Using the Facebook Ad Library API to reveal how each candidate is using social media to attract voters.
The Ad Library is a place where anyone can see ads placed by any Facebook page. Currently this is available for ads relating to social, political, or electoral issues.
The data can be accessed programmatically through the Ad Library API. At Applied Data Science, we use this open data to generate insight and shine light on how advertisers are using Facebook to influence voters. If you’re interested in receiving this analysis on a regular basis, please do get in touch.
One area of particular relevance and interest is the US 2020 Presidential campaign. In this post, we shall explore the spend of each candidate.
First, let’s take a look at the total spend of each Democrat candidate and the current president, between May 2018 and July 2019 inclusive:
The overall spend totals $56,070,195 — across 527,350 ads, with Trump accounting for 30% of the total. For clarity, in this article we shall focus primarily on the 13 candidates who have spent more than $1m across this timeframe.
The following chart shows that the $8.9m spent by O’Rourke (orange) was mostly during the 2018 Senate election campaign in Texas, which he narrowly lost to Ted Cruz.
Before we break this spend down by demographic, we’ll quickly run through how targeted advertising work on Facebook.
Facebook allows you to select the location, age range, gender and ‘interests’ of your audience.
Only people that fall into your target audience will see the sponsored ad.
Specifying ‘interests’ indirectly affects the distribution of age, gender and location.
In the Ad Library, you can see the actual demographic distribution of people who were shown the ad.
In this particular example, both males and females aged 35+ were shown the advert, but there is a heavy bias toward the older demographic, due to the selection of certain interests.
The Ad Library does not allow you to see which interests were chosen for a particular ad — only the resulting distribution.
The same information is also available through the API. By assigning the spend of the advert proportionally across this distribution and summing, we can calculate how much each candidate is spending on each demographic aggregated across all ads.
Now let’s break each candidate’s spend down by demographic — starting with gender.
First, we can see that the majority of candidates are leaning towards targeting a female audience. The average split across all candidates aggregated is 57% / 43%, in favour of a female audience.
We can also perform the same analysis by age.
Biden targets the oldest audience, with 84% of his Facebook advertising being shown to over 45s. Yang targets a younger audience — 81% of his ads are shown to under 45s.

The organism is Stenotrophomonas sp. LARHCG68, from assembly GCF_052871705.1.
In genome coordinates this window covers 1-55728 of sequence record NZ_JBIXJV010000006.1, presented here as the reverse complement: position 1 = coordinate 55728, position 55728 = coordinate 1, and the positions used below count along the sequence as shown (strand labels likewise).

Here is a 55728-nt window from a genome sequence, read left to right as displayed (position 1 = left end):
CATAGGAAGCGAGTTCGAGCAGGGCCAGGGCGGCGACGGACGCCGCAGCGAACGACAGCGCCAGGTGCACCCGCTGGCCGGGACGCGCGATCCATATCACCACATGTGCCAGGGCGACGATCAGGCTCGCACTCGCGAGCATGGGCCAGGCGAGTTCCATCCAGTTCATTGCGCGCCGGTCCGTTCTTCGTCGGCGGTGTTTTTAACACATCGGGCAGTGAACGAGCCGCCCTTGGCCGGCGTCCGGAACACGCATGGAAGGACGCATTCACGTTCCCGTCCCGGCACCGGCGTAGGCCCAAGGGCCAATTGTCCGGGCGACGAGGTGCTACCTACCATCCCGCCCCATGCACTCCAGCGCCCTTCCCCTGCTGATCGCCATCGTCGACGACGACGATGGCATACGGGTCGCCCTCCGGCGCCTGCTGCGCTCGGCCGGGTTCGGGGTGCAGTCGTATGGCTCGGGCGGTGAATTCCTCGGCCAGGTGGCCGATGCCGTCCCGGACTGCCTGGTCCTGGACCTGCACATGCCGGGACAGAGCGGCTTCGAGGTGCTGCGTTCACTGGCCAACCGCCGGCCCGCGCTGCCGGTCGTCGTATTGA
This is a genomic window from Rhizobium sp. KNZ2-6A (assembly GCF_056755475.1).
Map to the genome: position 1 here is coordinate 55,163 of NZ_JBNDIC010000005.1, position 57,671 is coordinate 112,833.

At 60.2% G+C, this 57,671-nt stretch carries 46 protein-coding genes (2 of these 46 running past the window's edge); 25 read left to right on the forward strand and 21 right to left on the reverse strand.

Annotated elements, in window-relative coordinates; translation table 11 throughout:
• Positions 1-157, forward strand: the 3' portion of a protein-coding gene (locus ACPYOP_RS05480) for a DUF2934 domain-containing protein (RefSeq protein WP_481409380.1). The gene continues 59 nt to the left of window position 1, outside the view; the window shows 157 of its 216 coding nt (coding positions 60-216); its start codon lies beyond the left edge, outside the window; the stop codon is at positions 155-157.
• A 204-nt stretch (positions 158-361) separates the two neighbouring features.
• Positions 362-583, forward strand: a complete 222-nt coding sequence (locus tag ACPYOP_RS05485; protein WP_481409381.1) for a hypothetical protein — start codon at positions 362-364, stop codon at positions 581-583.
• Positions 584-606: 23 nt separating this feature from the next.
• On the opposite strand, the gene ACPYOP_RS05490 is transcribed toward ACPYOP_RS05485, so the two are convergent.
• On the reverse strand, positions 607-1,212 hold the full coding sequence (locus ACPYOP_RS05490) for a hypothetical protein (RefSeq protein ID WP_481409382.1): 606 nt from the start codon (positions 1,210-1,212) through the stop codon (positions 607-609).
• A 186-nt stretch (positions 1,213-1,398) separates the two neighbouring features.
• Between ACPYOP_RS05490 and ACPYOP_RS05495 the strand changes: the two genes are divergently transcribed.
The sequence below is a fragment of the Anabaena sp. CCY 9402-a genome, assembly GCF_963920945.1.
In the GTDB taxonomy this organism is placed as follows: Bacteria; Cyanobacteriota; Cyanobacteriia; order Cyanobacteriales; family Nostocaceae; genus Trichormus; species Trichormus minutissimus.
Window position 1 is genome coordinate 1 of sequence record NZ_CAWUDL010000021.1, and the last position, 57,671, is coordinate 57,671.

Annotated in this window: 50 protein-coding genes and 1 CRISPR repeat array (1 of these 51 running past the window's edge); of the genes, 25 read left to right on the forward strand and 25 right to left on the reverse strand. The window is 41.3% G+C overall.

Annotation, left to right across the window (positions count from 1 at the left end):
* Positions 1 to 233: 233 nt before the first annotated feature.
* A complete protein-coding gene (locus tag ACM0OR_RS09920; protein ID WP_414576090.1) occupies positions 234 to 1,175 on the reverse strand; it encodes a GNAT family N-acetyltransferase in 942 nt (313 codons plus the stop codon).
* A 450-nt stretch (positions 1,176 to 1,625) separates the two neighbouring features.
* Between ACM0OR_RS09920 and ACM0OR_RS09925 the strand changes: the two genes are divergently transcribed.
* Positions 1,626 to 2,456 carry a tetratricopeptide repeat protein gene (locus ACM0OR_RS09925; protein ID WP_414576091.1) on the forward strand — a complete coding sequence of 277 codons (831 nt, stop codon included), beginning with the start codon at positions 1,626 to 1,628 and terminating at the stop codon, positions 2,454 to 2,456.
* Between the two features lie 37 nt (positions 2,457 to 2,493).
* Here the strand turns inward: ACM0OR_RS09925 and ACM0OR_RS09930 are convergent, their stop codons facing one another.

We can also view age and gender on the same graph, by plotting the average age targeted against the percentage female spend, for each candidate.
What’s interesting here is the strong relationship between female spend and average age, amongst Democrat candidates.
The four Democrat candidates with the smallest % female ad spend (Yang, Sanders, O’Rourke, Buttigieg) are also the four with the youngest audience. At the other end of the spectrum, candidates who target a more female audience (Castro, Booker, Gillibrand etc.), also target an older audience.
This means there is a clear gap in the top left section of the chart — representing older men. Trump’s average just about falls in this segment, but no Democrat candidate comes close.
To dig a little deeper into this, let’s check out the overall split of ad spend across the 13 candidates in total, by age and gender.
What if we now coloured this chart by candidate?
It’s clear that whilst Trump’s advertising spend is split approximately evenly between men and women, he is able to take a greater share of the market for older men, because there is less competition for this demographic from Democrat candidates.
This is even clearer if we show the proportion of spend for each age group and gender separately, so that each column totals 100%.
So even though Trump spends roughly the same amount of advertising money on 45–64 men as 45–64 women, he is able to achieve 46% of the market share for the male group compared to 30% for the female group, as the Democrat representation is stronger in the female demographic.
A similar idea can be seen for the 18–24 male demographic — Yang takes 11% of this market, even though his total spend is much smaller than say, the spend of Seyer to capture the 11% share of the 45–54 female bracket.
In this article we have shown how the Facebook Ad Library API can be used to produce detailed, transparent summaries of advertising spend on the platform.
We also produce similar real-time analysis of social and political advertising spend across a range of countries, including the UK and across Europe.
If you would like additional information on any of the above, or further detail on region, impressions or CPM metrics do get in touch.
This is the blog of Applied Data Science, a consultancy that develops innovative data science solutions for businesses. To learn more, feel free to get in touch through our website.
Below is the split of advertising spend by age and gender for each of the 13 candidates analysed in this article individually.